The State points out that, while the prosecutor noted that the three other felony convictions did occur prior to the jury's rendering the advisory sentence, he specifically stated that subsection (b) did not apply in this case. Although it is true that contemporaneous convictions do not qualify as an aggravating circumstance vel non under Section 921.141(5)(b), Florida Statutes (1975), we agree that the effect here could not have been prejudicial. The fact that the murder was committed in the course of a robbery was fair subject for comment, because this aspect of the crime demonstrated the existence of the aggravating circumstances enumerated in subsections (5)(d) (capital felony occurred while in commission of robbery) and (5)(f) (capital felony committed for pecuniary gain). In any event, the prosecutor did not inject new information into the jury's deliberations, because the jurors knew that they had returned the verdicts of which he spoke. Finally, the trial judge confirmed the prosecutor's initial statement by expressly finding in his order that subsection (5)(b) did not apply.

While we question the accuracy of the prosecutor's remarks to the effect that the jury could find the existence of an aggravating circumstance under Section 921.141(5)(c), Florida Statutes (1975), we reject any contention that this argument was prejudicial to the appellant. The trial court order, as reproduced infra, clearly and expressly found this aggravating circumstance to be inapplicable to the instant case.

Appellant's final point on appeal is an argument that the Florida death penalty statute is unconstitutional under the principles enunciated in Furman v. Georgia, 408 U.S. 238, 92 S. Ct. 2726, 33 L. Ed. 2d 346 (1972). We adhere to the position taken in State v. Dixon, 283 So. 2d 1 (Fla. 1973), and in numerous subsequent cases that the statute is in fact constitutional.[1]

Pursuant to Section 921.141(4), Florida Statutes (1975), and Florida Appellate Rule 6.16(b), we have reviewed the record in this case in its entirety. We adopt as our own the analysis of the able trial judge as to aggravating and mitigating circumstances:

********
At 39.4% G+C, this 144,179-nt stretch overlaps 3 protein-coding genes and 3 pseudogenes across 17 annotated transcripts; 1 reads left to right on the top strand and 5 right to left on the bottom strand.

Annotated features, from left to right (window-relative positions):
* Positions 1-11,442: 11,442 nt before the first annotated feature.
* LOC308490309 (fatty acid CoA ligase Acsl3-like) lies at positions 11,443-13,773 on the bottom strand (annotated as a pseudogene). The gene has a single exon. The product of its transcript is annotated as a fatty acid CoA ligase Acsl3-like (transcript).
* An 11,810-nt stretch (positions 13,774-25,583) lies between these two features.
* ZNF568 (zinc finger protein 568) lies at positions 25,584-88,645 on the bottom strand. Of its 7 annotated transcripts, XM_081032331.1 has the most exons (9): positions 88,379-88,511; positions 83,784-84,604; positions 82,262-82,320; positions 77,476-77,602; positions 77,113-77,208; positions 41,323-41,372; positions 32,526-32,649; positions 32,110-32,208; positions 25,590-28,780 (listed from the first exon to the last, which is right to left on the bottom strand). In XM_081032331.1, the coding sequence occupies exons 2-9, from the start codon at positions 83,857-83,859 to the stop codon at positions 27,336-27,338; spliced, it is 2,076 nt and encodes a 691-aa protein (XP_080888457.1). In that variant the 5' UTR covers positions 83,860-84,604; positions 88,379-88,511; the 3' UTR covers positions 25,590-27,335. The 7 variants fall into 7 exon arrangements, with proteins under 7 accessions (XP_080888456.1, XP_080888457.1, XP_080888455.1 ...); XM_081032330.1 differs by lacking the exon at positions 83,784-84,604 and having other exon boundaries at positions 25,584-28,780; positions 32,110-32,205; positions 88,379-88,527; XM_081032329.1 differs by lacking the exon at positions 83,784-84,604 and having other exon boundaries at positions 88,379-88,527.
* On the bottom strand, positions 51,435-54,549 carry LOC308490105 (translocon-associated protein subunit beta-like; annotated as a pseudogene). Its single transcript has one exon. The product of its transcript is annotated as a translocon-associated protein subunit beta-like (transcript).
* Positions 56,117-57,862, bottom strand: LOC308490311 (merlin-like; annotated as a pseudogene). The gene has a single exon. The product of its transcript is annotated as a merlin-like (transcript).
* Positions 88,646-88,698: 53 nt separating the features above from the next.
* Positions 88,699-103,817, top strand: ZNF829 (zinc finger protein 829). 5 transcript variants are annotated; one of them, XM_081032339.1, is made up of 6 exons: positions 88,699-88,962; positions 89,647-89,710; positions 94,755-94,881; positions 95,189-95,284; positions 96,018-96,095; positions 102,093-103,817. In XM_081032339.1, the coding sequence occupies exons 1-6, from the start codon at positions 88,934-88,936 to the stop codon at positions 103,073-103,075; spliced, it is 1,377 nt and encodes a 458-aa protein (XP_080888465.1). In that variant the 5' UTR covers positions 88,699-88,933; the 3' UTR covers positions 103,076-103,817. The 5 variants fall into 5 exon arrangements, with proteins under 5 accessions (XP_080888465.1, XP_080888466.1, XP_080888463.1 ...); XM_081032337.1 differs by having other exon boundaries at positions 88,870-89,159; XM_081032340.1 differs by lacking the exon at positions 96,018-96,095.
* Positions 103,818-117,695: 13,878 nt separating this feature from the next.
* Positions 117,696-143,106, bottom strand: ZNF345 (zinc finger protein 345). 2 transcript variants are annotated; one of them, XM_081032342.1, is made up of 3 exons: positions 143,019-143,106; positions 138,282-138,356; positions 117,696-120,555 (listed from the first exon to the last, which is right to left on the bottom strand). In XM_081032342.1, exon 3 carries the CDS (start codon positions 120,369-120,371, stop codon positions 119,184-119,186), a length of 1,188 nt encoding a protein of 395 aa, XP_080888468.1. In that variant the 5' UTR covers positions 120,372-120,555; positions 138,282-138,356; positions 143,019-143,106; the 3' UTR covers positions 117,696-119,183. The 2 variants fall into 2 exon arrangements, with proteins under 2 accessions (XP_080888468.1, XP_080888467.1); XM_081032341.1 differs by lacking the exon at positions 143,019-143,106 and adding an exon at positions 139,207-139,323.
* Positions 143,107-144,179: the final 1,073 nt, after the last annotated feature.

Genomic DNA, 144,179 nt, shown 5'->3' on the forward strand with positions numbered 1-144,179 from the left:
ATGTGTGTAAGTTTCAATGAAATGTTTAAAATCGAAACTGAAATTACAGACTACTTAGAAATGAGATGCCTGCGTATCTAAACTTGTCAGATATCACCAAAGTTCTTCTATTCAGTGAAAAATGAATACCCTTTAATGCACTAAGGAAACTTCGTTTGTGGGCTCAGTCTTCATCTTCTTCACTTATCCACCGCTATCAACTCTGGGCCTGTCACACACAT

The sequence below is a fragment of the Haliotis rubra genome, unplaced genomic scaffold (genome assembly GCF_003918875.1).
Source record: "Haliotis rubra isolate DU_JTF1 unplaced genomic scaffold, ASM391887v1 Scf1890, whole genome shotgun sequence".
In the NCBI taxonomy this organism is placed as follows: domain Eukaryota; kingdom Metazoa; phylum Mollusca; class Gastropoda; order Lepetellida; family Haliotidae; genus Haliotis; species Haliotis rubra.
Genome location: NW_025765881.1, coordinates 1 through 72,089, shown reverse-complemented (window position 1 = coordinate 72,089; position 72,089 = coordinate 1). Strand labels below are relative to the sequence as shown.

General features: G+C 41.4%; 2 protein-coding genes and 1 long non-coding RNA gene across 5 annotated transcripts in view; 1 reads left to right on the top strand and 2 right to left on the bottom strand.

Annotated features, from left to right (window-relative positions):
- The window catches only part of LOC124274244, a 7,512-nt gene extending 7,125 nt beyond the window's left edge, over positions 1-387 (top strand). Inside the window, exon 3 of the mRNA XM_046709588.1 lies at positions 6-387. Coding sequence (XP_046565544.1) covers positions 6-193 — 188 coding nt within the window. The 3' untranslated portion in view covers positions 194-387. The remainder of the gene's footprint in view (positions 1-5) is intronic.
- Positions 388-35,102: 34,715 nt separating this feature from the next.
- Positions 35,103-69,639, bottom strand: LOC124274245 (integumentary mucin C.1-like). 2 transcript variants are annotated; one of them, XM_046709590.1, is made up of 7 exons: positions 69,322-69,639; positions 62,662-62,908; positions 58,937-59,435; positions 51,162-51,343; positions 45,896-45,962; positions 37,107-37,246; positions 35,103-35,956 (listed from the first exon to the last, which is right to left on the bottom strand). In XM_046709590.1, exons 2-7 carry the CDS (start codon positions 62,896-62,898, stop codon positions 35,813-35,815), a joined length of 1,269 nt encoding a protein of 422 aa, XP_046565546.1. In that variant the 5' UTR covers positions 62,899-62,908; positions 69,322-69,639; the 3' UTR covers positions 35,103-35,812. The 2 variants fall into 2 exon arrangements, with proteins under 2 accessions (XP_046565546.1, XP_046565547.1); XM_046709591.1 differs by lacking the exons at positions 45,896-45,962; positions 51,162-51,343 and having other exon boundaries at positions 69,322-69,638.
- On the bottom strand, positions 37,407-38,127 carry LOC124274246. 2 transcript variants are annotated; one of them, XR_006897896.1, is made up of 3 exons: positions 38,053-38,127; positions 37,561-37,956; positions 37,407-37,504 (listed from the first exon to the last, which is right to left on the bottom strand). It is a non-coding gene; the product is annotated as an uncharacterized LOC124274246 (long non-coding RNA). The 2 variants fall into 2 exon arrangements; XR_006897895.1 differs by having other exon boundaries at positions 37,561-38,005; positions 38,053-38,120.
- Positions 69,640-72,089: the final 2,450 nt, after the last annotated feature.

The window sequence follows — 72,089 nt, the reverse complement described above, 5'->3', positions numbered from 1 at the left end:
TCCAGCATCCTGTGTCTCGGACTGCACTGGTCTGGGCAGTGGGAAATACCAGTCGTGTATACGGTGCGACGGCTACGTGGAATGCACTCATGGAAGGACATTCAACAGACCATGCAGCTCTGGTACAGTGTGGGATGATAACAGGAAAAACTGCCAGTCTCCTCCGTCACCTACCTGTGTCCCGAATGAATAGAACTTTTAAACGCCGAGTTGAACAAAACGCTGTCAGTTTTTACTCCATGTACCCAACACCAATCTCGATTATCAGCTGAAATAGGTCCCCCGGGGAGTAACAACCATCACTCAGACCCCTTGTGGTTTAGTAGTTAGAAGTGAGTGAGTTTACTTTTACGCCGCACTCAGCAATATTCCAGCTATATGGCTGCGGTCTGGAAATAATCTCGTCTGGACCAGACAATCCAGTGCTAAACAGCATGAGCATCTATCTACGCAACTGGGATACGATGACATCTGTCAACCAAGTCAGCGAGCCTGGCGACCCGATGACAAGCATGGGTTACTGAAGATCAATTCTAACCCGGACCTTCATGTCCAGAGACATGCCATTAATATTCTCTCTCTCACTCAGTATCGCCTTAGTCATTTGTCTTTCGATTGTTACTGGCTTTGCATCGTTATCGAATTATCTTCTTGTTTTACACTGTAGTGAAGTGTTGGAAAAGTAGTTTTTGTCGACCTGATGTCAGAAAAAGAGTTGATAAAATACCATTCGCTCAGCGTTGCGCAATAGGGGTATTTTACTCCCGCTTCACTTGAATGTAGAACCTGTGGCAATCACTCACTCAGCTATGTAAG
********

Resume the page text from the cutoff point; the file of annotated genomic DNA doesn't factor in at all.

"This Court finds that the facts of this case do not support the aggravating circumstances in Fla. Stat. 921.141(6),[2] subsections (a), (b) and (c) in that this capital felony was not committed by a person under sentence of imprisonment nor had the defendant previously been convicted of a capital felony nor did the defendant knowingly create a great risk of death to many person [sic]. "The Court does find, as an aggravating circumstance, that the capital felony, the murder of Lloyd Walker, was committed as a part of another dangerous and violent felony, the robbery of Diane Allen at gunpoint and in flight after committing that felony, Fla. Stat. 921.141(6)(d). "The Court also finds, as an aggravating circumstance, that the capital felony was committed with the motive of avoiding and preventing arrest, was committed for pecuniary gain and to hinder the enforcement of laws. Fla. Stat. 921.141(6)(e)(f)(g). * * * * * * "Turning to mitigating circumstances, the Court finds that the defendant has no prior significant history of criminal activity. Fla. Stat. 921.141(7)(a) and therefore this fact has been considered as a mitigating circumstance. "Under Fla. Stat. 921.141(7) subsections (b) and (f), the Court finds that the defendant was suffering from no extreme mental or emotional disturbance and that *191 his capacity to appreciate the criminality of his conduct or to conform his conduct to the requirements of law was not substantially impaired. "The defendant moved for appointment of psychiatrists to examine him `... to substantiate the insanity of the Defendant at the time of the crime and subsequently thereto... .' (Prior to trial defendant's counsel moved to withdraw the motion alleging insanity). Doctors Barnard and Carrera were appointed and reported the results of their examination. Their report is devoid of any evidence of mental or emotional disturbance of the defendant. Doctor Carrera's report shows that the defendant stated that `... I just did it ... after it was all over I just felt like myself ... I wasn't scared or upset ... no change in myself . .. I wasn't angry with any one that day.' According to the report, the defendant had whiled away the hours of the day of the offense, attending a portion of a football game immediately prior to the offense. The psychiatrists both conclude that the defendant was sane at the time of the examination and at the time of the offense. "Doctor Carrera's report has been received and read by the undersigned but has not been filed. Insofar as the Court is now aware, it has never been seen by counsel for the State or the defendant. The report recites, however, that defense counsel was present during the psychiatric examination of the defendant which forms the basis of the report. Doctor Carrera's report includes a history taken from the defendant. In this history, the defendant told Doctor Carrera that he and his accomplice discussed robbing the store. The accomplice told the defendant that the girl in the store knew the accomplice. The accomplice also said that, if they robbed the store, he didn't want anyone talking on him, so it would be necessary for them to shoot her. According to the report, the defendant's response was that it was all right with him and that it seemed like a good idea to shoot the store employee so that in that way nobody would recognize them and blame them for it. "This fact has been considered under Fla. Stat. 921.141(7)(e). The Court rejects it as a mitigating circumstance and finds that Meeks was not under the duress or domination of his accomplice at the time he committed the capital felony. "On the contrary, this fact supports the finding that the capital felony was committed under the aggravating circumstances hereinabove outlined with respect to avoiding arrest and to hinder the enforcement of law. "Further, the Court finds that the victim certainly was not a participant in nor consented to the criminal conduct, Fla. Stat. 921.141[(7)](c)(e) and that the defendant, even if found to be an accomplice, did play a major part in the capital felony. Fla. Stat. 921.141(7)(d). No mitigation exists under either of these subsections. "Finally, the age of the defendant has been considered as required by Fla. Stat. 921.141(7)(g). The defendant is 21. The report of Doctor Barnard contained his medical judgment that the defendant was of dull-normal intelligence. "The Court finds the combination of the defendant's youthful age and his intelligence to be a mitigating factor. * * * * * * "Upon consideration, it was at the time of sentencing and is now, some hours later as the sentence of death is justified in writing, the inescapable conclusion of the undersigned that sufficient aggravating circumstances exist in the facts to justify the death penalty. The murder of the victim by the defendant was for the express purpose of executing the victim to prevent his identifying the defendant, so that the defendant could flee after having committed robbery at gunpoint for pecuniary gain which robbery was witnessed by the victim and to prevent the lawful arrest of the defendant and thus this conscienceless murder was designed to hinder the enforcement of laws. *192 "The mitigating circumstances of a young age and no prior history of criminal conduct on the part of the defendant are entirely insufficient to and do not outweigh the aggravating circumstances."